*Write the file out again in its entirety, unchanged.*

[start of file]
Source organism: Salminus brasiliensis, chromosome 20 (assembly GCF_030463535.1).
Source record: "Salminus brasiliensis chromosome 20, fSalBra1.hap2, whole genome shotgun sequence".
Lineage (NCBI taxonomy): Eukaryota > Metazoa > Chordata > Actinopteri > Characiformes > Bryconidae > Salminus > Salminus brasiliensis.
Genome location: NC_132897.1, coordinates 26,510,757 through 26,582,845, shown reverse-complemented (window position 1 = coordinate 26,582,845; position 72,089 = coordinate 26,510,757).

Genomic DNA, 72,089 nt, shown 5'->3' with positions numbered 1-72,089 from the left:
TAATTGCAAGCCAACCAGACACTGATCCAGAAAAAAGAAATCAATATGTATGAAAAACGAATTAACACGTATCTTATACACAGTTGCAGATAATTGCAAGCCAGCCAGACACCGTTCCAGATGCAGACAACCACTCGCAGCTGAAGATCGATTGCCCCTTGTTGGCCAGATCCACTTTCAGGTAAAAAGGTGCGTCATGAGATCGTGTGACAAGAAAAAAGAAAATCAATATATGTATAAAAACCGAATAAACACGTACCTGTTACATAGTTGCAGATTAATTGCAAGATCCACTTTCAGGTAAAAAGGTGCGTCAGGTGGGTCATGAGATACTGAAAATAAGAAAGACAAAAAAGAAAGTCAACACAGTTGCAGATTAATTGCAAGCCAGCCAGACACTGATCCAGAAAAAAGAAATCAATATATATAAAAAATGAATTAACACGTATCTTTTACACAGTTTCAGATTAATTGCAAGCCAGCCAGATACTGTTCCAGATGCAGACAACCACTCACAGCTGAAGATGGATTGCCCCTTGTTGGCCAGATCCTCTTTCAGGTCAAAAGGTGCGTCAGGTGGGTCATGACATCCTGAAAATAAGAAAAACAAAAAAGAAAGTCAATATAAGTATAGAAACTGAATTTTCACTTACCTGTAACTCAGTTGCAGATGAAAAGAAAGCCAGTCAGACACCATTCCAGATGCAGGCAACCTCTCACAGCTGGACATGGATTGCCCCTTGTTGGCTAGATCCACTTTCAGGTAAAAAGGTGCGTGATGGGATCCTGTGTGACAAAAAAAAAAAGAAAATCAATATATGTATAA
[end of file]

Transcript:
Source organism: Salminus brasiliensis, chromosome 20 (assembly GCF_030463535.1).
Source record: "Salminus brasiliensis chromosome 20, fSalBra1.hap2, whole genome shotgun sequence".
Lineage (NCBI taxonomy): Eukaryota > Metazoa > Chordata > Actinopteri > Characiformes > Bryconidae > Salminus > Salminus brasiliensis.
Genome location: NC_132897.1, coordinates 26,510,757 through 26,582,845, shown reverse-complemented (window position 1 = coordinate 26,582,845; position 72,089 = coordinate 26,510,757).

Genomic DNA, 72,089 nt, shown 5'->3' with positions numbered 1-72,089 from the left:
TAATTGCAAGCCAACCAGACACTGATCCAGAAAAAAGAAATCAATATGTATGAAAAACGAATTAACACGTATCTTATACACAGTTGCAGATAATTGCAAGCCAGCCAGACACCGTTCCAGATGCAGACAACCACTCGCAGCTGAAGATCGATTGCCCCTTGTTGGCCAGATCCACTTTCAGGTAAAAAGGTGCGTCATGAGATCGTGTGACAAGAAAAAAGAAAATCAATATATGTATAAAAACCGAATAAACACGTACCTGTTACATAGTTGCAGATTAATTGCAAGATCCACTTTCAGGTAAAAAGGTGCGTCAGGTGGGTCATGAGATACTGAAAATAAGAAAGACAAAAAAGAAAGTCAACACAGTTGCAGATTAATTGCAAGCCAGCCAGACACTGATCCAGAAAAAAGAAATCAATATATATAAAAAATGAATTAACACGTATCTTTTACACAGTTTCAGATTAATTGCAAGCCAGCCAGATACTGTTCCAGATGCAGACAACCACTCACAGCTGAAGATGGATTGCCCCTTGTTGGCCAGATCCTCTTTCAGGTCAAAAGGTGCGTCAGGTGGGTCATGACATCCTGAAAATAAGAAAAACAAAAAAGAAAGTCAATATAAGTATAGAAACTGAATTTTCACTTACCTGTAACTCAGTTGCAGATGAAAAGAAAGCCAGTCAGACACCATTCCAGATGCAGGCAACCTCTCACAGCTGGACATGGATTGCCCCTTGTTGGCTAGATCCACTTTCAGGTAAAAAGGTGCGTGATGGGATCCTGTGTGACAAAAAAAAAAAGAAAATCAATATATGTATAA